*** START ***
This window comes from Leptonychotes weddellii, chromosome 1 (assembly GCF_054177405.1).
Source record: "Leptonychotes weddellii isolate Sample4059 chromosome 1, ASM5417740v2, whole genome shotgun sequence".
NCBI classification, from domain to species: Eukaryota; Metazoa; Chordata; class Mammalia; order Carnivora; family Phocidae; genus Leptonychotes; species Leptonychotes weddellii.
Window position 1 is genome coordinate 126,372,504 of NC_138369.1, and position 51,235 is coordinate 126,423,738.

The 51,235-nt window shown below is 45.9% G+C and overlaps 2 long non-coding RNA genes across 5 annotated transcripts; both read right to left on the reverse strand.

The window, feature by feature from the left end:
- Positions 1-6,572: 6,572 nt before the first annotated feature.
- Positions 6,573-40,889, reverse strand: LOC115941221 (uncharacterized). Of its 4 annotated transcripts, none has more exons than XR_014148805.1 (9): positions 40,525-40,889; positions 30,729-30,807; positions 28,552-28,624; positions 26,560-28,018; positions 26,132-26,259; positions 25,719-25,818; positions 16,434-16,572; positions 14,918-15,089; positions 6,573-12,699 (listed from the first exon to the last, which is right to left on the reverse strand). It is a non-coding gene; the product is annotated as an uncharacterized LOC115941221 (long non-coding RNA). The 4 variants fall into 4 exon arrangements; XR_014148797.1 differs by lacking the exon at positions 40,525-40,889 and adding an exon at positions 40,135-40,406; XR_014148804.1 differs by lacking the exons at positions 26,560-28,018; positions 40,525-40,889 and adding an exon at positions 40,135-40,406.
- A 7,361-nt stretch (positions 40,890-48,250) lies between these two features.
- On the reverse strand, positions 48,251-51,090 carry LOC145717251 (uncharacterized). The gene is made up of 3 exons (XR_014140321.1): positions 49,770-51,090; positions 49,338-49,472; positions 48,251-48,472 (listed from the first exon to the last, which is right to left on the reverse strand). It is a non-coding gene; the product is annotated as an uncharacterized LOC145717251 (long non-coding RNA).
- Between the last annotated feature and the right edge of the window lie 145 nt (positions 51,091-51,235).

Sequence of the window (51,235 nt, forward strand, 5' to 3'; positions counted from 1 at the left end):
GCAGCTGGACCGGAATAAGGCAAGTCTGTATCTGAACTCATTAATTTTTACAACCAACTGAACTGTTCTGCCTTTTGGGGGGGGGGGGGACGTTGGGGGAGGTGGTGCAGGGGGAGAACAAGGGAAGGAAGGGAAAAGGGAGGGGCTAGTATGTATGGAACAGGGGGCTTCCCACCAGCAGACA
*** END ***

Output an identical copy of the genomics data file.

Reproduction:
This window comes from Leptonychotes weddellii, chromosome 1 (assembly GCF_054177405.1).
Source record: "Leptonychotes weddellii isolate Sample4059 chromosome 1, ASM5417740v2, whole genome shotgun sequence".
NCBI classification, from domain to species: Eukaryota; Metazoa; Chordata; class Mammalia; order Carnivora; family Phocidae; genus Leptonychotes; species Leptonychotes weddellii.
Window position 1 is genome coordinate 126,372,504 of NC_138369.1, and position 51,235 is coordinate 126,423,738.

The 51,235-nt window shown below is 45.9% G+C and overlaps 2 long non-coding RNA genes across 5 annotated transcripts; both read right to left on the reverse strand.

The window, feature by feature from the left end:
- Positions 1-6,572: 6,572 nt before the first annotated feature.
- Positions 6,573-40,889, reverse strand: LOC115941221 (uncharacterized). Of its 4 annotated transcripts, none has more exons than XR_014148805.1 (9): positions 40,525-40,889; positions 30,729-30,807; positions 28,552-28,624; positions 26,560-28,018; positions 26,132-26,259; positions 25,719-25,818; positions 16,434-16,572; positions 14,918-15,089; positions 6,573-12,699 (listed from the first exon to the last, which is right to left on the reverse strand). It is a non-coding gene; the product is annotated as an uncharacterized LOC115941221 (long non-coding RNA). The 4 variants fall into 4 exon arrangements; XR_014148797.1 differs by lacking the exon at positions 40,525-40,889 and adding an exon at positions 40,135-40,406; XR_014148804.1 differs by lacking the exons at positions 26,560-28,018; positions 40,525-40,889 and adding an exon at positions 40,135-40,406.
- A 7,361-nt stretch (positions 40,890-48,250) lies between these two features.
- On the reverse strand, positions 48,251-51,090 carry LOC145717251 (uncharacterized). The gene is made up of 3 exons (XR_014140321.1): positions 49,770-51,090; positions 49,338-49,472; positions 48,251-48,472 (listed from the first exon to the last, which is right to left on the reverse strand). It is a non-coding gene; the product is annotated as an uncharacterized LOC145717251 (long non-coding RNA).
- Between the last annotated feature and the right edge of the window lie 145 nt (positions 51,091-51,235).

Sequence of the window (51,235 nt, forward strand, 5' to 3'; positions counted from 1 at the left end):
GCAGCTGGACCGGAATAAGGCAAGTCTGTATCTGAACTCATTAATTTTTACAACCAACTGAACTGTTCTGCCTTTTGGGGGGGGGGGGGACGTTGGGGGAGGTGGTGCAGGGGGAGAACAAGGGAAGGAAGGGAAAAGGGAGGGGCTAGTATGTATGGAACAGGGGGCTTCCCACCAGCAGACA